Josh put the necessary logic in place to publish out Maya shader networks as secondary publishes from surfacing. He also put together a quick and dirty system that allows the shaders to be reconnected to the Alembic geometry caches when referenced into lighting. By his own admission, the setup is fragile and probably error prone, but it’s good enough as a starting point for our simple pipeline. If you’d like to see the code for this portion of our pipeline, you can check out this commit. Strictly for curiosity’s sake, we’d love to hear from someone that has implemented a surfacing pipeline in Maya to learn how we might handle shaders more robustly.

Maya References

References are a very powerful tool for any Pipeline TD and can be leveraged for the good of everyone involved. They can also become quite a mess. I am not a fan of deeply-nested references, where the file you are referencing itself references another file, and so on down the line to the very beginning steps of the pipeline. What I want is a completely self-contained set of publish files, or as much so as is possible, coming out the back side of each step of the pipeline. There are many reasons why this is a good idea, some of which are outlined below.

1. In a multi-location workflow, data will be transferred from one physical studio to another. When those files are opened in the remote location, external file references that have not been transferred will not be available.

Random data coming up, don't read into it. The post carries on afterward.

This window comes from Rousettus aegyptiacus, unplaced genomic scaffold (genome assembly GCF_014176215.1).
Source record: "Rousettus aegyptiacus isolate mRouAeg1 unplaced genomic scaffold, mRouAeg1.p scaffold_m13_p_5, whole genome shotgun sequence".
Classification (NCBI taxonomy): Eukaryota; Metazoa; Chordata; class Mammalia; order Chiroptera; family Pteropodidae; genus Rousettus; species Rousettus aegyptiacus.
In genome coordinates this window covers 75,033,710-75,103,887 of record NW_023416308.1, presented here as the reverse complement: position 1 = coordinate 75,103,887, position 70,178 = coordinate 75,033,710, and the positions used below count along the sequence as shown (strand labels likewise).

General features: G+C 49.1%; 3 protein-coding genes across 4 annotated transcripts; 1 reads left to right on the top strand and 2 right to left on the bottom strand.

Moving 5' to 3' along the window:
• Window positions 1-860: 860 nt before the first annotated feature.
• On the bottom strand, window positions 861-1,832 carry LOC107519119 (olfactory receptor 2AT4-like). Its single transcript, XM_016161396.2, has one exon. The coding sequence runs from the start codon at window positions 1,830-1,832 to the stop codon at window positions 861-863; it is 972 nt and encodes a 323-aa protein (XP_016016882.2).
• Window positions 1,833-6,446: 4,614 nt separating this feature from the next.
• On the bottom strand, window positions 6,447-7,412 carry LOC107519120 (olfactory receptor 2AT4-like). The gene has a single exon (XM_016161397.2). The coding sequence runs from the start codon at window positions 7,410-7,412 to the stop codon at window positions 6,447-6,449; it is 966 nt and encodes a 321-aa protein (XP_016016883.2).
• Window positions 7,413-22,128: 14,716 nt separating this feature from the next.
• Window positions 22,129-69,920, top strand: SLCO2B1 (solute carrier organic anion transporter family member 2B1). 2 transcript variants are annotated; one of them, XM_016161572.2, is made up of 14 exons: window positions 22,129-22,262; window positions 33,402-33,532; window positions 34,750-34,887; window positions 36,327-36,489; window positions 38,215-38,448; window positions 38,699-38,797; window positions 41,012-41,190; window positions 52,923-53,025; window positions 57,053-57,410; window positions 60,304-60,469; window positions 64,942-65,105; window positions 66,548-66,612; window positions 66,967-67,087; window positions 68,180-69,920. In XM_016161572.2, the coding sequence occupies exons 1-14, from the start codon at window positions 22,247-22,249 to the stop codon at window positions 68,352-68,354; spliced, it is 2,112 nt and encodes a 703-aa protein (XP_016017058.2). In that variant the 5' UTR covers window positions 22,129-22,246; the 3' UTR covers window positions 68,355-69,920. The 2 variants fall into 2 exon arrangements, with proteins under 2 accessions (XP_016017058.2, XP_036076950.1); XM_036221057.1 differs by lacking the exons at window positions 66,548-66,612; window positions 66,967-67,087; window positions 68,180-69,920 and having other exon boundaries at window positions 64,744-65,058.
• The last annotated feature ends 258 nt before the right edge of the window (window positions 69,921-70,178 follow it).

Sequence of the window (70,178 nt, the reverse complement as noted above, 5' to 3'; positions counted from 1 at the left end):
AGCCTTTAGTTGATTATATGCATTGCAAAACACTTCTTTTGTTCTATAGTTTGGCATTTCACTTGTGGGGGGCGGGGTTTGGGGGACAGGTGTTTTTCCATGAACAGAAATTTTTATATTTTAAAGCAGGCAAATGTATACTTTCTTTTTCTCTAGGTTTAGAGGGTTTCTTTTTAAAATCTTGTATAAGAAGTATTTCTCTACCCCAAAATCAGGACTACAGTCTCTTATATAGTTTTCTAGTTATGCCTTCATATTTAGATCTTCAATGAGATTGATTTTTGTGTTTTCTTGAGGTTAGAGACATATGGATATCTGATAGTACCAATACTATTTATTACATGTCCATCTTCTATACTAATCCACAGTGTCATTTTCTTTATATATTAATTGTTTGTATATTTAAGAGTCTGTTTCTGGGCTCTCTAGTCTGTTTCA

2. In a situation where cleanup is required to free up disk space, if a file is thought to be out of use and is removed, any other files referencing that file will no longer work properly. This is particularly the case in pipelines that track subscriptions to published files to know what is in use and what is not, and where that data is used to drive automated cleanup mechanisms.
3. I’ve personally experienced problems with Maya reference edits when dealing with deeply-nested references. I’m told that this is much better now than it used to be, but I hold an unhealthy number of grudges.
    How I implementing this as part of the primary_publish hook’s process is very simple.

    Using preserveReferences=False and exportAll, we can write to a temp file with flattened references.

    Maya Namespaces

    Like references, Maya’s namespaces are a very powerful tool that a Pipeline TD can make good use of. Also like references they can become a giant mess very quickly. I’m of the opinion that Toolkit’s out-of-the-box behavior relating to Maya namespaces is incorrect. The way it is setup often results in an ever-deepening hierarchy of namespaces as data flows down the pipe. This means that where an object is, or should be, is a moving target. I dislike that. I want structure, and I want to know what things are called and where they’re going to live within a scene file.